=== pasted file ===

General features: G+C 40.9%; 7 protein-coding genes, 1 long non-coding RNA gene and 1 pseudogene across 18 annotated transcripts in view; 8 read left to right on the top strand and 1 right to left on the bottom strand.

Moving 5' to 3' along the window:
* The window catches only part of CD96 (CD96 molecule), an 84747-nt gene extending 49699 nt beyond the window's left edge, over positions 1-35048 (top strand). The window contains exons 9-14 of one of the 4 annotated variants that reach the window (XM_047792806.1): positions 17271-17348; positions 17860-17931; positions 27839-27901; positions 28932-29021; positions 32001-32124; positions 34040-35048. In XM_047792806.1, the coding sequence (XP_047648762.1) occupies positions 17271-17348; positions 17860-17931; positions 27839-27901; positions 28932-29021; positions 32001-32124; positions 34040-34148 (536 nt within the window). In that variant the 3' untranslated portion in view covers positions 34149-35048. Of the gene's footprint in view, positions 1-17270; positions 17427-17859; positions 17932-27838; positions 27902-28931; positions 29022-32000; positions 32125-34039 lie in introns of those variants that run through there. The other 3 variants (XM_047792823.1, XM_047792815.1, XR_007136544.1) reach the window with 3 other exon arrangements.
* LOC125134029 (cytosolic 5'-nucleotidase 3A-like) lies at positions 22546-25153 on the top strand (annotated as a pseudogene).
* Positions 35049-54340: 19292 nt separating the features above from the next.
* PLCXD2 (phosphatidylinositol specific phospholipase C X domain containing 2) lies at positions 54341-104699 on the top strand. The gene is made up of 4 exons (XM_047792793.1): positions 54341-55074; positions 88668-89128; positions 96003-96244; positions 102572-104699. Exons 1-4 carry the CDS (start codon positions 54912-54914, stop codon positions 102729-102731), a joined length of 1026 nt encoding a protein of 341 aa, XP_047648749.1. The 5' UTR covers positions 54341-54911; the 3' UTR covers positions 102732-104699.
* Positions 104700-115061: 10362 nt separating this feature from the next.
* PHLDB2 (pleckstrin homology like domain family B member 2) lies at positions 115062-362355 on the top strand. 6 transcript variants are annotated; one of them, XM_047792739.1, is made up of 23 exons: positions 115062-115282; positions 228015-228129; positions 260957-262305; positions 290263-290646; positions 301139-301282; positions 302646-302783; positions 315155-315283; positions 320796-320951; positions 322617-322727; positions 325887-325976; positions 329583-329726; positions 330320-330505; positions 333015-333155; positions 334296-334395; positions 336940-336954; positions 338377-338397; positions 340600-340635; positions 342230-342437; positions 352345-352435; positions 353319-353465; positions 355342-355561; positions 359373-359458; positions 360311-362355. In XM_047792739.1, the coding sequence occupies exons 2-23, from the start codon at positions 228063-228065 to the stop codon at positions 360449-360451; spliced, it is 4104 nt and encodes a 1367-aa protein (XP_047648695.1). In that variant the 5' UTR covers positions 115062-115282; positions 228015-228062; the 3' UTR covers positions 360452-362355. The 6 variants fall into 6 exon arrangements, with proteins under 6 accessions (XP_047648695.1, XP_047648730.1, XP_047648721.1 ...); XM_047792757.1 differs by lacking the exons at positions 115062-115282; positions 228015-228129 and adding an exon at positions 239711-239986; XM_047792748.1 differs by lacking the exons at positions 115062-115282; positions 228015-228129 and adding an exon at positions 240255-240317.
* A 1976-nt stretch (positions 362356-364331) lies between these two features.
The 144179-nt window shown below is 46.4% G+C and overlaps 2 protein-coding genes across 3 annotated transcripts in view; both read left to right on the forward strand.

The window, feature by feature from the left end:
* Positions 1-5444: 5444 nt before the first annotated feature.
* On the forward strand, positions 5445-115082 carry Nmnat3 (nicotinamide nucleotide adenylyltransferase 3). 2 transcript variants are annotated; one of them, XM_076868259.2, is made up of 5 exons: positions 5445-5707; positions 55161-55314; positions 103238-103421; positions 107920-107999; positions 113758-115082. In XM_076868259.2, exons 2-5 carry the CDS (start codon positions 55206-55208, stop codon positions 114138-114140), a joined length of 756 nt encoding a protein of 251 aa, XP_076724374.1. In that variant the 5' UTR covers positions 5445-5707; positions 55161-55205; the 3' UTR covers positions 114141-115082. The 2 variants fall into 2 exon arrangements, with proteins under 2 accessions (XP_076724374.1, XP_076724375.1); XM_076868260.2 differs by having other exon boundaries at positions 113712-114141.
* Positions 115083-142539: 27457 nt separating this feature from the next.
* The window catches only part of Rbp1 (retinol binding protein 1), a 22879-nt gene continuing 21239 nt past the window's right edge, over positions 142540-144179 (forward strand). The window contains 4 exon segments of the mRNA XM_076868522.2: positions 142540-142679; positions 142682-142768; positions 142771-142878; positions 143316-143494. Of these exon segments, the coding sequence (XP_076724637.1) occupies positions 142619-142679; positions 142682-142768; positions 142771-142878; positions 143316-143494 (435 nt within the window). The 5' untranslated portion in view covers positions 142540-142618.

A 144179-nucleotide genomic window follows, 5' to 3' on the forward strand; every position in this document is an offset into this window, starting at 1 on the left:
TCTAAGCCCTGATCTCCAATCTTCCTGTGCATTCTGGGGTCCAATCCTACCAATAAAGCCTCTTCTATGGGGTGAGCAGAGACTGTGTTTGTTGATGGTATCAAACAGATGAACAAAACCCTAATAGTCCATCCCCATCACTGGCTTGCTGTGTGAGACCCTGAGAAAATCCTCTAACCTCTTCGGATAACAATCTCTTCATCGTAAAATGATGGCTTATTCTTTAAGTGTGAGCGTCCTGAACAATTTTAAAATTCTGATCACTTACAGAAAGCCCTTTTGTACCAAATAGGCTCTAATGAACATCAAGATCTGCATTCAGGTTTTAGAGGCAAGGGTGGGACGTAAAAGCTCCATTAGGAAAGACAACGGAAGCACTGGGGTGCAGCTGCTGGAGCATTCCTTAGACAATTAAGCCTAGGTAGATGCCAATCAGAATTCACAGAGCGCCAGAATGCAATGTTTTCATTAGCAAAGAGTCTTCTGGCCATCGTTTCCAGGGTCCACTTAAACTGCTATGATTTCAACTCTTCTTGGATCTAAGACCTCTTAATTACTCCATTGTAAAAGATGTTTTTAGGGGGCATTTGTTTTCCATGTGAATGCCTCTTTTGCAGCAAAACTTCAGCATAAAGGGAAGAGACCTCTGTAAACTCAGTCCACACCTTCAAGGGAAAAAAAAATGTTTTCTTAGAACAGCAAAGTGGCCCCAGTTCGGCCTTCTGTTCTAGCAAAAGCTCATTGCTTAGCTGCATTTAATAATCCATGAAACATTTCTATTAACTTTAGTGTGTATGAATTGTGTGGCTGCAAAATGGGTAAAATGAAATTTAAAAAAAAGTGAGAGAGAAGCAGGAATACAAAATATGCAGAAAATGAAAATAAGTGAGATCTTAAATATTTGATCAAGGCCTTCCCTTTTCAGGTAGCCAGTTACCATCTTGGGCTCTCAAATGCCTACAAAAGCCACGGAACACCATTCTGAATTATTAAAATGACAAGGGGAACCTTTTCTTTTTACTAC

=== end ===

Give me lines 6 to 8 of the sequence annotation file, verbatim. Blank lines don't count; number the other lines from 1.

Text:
* PLCXD2 (phosphatidylinositol specific phospholipase C X domain containing 2) lies at positions 54341-104699 on the top strand. The gene is made up of 4 exons (XM_047792793.1): positions 54341-55074; positions 88668-89128; positions 96003-96244; positions 102572-104699. Exons 1-4 carry the CDS (start codon positions 54912-54914, stop codon positions 102729-102731), a joined length of 1026 nt encoding a protein of 341 aa, XP_047648749.1. The 5' UTR covers positions 54341-54911; the 3' UTR covers positions 102732-104699.
* Positions 104700-115061: 10362 nt separating this feature from the next.
* PHLDB2 (pleckstrin homology like domain family B member 2) lies at positions 115062-362355 on the top strand. 6 transcript variants are annotated; one of them, XM_047792739.1, is made up of 23 exons: positions 115062-115282; positions 228015-228129; positions 260957-262305; positions 290263-290646; positions 301139-301282; positions 302646-302783; positions 315155-315283; positions 320796-320951; positions 322617-322727; positions 325887-325976; positions 329583-329726; positions 330320-330505; positions 333015-333155; positions 334296-334395; positions 336940-336954; positions 338377-338397; positions 340600-340635; positions 342230-342437; positions 352345-352435; positions 353319-353465; positions 355342-355561; positions 359373-359458; positions 360311-362355. In XM_047792739.1, the coding sequence occupies exons 2-23, from the start codon at positions 228063-228065 to the stop codon at positions 360449-360451; spliced, it is 4104 nt and encodes a 1367-aa protein (XP_047648695.1). In that variant the 5' UTR covers positions 115062-115282; positions 228015-228062; the 3' UTR covers positions 360452-362355. The 6 variants fall into 6 exon arrangements, with proteins under 6 accessions (XP_047648695.1, XP_047648730.1, XP_047648721.1 ...); XM_047792757.1 differs by lacking the exons at positions 115062-115282; positions 228015-228129 and adding an exon at positions 239711-239986; XM_047792748.1 differs by lacking the exons at positions 115062-115282; positions 228015-228129 and adding an exon at positions 240255-240317.